US cracks down on tools for foreign hacking
The Commerce Department on Wednesday took steps to crack down on the sale of certain hacking products used by foreign governments and other groups to surveil and repress individuals.
The agency’s Bureau of Industry and Security issued an interim final rule that establishes controls on the export, reexport or transfer of certain cybersecurity items, requiring a license to ship these products to any countries posing a national security or weapons of mass destruction risk, such as China and Russia.
Some governments banned: Users restricted from using these products, which include surveillance tools, would include governments posing a threat or subject to arms embargoes, and users who intend to use the products in a way that would compromise information systems without the owner’s permission.
“These items warrant controls because these tools could be used for surveillance, espionage, or other actions that disrupt, deny or degrade the network or devices on it,” the rule reads.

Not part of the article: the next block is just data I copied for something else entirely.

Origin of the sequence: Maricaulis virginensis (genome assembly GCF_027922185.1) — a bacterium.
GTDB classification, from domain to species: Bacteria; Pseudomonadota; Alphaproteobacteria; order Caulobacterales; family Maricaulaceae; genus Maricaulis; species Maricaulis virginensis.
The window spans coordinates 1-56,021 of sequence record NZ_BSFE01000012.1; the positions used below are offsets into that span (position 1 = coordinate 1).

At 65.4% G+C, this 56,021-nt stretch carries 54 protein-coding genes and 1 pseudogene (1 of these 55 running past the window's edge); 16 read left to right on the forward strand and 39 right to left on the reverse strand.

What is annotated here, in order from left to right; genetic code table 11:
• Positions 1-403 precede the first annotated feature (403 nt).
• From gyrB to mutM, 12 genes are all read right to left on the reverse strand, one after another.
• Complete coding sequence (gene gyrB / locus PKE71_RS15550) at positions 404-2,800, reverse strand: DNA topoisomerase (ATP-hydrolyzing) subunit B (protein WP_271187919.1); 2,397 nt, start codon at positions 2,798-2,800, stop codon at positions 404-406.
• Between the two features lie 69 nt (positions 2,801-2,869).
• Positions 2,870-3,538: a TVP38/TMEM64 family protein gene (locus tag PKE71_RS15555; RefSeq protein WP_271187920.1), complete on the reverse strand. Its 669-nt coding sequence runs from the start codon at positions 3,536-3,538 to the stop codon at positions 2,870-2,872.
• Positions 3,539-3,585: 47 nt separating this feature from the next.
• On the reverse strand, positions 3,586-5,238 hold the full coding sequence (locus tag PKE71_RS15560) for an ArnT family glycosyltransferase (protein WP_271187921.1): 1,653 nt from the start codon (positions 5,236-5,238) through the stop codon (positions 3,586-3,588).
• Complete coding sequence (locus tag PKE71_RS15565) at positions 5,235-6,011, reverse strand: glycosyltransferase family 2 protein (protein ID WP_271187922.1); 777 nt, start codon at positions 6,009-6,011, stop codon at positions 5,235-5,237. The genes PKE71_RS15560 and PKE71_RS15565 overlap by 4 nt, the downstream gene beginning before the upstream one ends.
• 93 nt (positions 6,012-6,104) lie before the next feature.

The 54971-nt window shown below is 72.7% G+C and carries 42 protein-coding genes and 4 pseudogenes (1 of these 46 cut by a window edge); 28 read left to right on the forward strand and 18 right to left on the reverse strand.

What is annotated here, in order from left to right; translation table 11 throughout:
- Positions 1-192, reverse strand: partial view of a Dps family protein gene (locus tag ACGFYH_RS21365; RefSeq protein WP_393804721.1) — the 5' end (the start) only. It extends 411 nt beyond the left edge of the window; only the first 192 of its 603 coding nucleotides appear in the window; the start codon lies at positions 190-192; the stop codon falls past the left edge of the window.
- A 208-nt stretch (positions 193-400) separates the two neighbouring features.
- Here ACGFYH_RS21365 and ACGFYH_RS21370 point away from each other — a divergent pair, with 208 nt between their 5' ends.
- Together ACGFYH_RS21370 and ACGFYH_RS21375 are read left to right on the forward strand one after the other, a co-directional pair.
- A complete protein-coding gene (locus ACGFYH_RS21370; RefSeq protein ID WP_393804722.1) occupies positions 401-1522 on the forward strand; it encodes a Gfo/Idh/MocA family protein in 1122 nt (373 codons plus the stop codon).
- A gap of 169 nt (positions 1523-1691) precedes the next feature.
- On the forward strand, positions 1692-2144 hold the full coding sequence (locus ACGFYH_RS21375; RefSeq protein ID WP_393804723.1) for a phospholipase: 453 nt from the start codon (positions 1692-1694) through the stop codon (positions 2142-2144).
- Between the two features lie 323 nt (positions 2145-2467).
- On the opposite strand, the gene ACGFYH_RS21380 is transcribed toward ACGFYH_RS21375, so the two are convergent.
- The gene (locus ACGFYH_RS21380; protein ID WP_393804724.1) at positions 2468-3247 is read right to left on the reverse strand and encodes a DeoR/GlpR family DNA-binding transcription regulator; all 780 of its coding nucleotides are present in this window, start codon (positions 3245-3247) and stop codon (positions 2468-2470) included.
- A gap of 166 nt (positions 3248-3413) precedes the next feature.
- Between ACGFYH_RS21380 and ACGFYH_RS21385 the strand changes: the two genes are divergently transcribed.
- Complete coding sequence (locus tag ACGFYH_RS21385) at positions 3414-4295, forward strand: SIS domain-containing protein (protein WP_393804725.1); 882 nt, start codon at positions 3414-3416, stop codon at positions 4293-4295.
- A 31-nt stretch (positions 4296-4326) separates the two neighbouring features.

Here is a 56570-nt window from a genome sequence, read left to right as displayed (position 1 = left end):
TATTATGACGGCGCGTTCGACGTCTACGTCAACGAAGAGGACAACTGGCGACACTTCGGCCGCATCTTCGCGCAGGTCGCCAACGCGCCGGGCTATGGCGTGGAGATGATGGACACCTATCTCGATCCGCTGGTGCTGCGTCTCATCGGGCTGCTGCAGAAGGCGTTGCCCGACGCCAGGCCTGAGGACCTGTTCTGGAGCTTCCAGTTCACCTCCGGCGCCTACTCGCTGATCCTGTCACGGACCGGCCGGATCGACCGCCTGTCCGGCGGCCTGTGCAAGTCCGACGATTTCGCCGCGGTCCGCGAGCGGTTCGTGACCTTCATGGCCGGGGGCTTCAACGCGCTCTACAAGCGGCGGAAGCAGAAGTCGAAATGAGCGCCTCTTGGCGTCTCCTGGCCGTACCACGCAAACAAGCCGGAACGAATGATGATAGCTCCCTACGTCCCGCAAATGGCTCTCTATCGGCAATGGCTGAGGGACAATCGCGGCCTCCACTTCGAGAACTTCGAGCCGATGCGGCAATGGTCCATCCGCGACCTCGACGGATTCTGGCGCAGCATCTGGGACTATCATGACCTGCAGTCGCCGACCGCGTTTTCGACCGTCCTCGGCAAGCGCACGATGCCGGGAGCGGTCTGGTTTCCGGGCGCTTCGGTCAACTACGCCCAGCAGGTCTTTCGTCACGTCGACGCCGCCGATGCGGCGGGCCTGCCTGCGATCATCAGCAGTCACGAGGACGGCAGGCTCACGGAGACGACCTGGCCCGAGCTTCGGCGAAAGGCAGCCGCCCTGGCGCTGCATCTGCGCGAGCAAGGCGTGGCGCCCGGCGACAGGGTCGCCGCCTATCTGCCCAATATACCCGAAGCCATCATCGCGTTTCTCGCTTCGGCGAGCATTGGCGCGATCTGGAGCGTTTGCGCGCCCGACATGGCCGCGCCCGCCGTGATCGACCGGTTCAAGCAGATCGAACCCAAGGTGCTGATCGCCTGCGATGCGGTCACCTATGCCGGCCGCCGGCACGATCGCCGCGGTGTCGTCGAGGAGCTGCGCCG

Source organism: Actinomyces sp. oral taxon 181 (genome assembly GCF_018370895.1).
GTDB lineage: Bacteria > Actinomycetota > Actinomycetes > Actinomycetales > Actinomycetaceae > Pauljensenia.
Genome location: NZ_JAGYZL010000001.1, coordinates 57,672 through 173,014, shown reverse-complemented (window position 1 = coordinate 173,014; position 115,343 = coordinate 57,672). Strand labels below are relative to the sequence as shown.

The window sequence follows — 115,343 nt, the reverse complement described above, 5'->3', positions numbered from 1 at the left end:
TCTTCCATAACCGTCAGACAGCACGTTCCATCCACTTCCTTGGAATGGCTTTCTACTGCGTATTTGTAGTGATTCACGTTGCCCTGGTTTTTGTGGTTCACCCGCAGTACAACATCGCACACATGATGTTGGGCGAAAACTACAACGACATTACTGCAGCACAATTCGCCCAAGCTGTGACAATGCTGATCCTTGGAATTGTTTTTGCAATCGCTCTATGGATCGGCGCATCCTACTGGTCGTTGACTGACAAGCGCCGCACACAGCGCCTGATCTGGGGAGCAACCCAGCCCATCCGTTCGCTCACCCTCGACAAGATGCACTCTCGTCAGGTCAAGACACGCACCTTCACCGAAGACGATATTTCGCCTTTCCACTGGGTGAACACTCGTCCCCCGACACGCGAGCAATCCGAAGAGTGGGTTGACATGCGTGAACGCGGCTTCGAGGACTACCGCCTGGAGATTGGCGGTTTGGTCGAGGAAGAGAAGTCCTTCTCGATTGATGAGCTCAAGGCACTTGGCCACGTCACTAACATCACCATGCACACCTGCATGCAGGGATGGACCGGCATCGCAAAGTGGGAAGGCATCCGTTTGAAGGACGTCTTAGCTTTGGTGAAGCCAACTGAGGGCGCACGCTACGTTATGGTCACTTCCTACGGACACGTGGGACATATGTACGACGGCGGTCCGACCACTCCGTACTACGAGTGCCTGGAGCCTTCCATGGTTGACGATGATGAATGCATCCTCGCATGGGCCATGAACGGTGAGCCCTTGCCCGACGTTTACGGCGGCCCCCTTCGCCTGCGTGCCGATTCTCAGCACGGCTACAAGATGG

Commerce Secretary Gina Raimondo said Wednesday that the rule was intended to protect human rights.
Some background: The rule was issued following growing concerns about the use of hacking tools by foreign governments for surveillance purposes.
Apple last month released emergency updates for many of its products following the discovery of a vulnerability that allowed Israeli company NSO Group to infect Apple products with spyware. The vulnerability was discovered when Citizen Lab was investigating a phone used by a Saudi Arabian activist that had been infected with NSO Group spyware.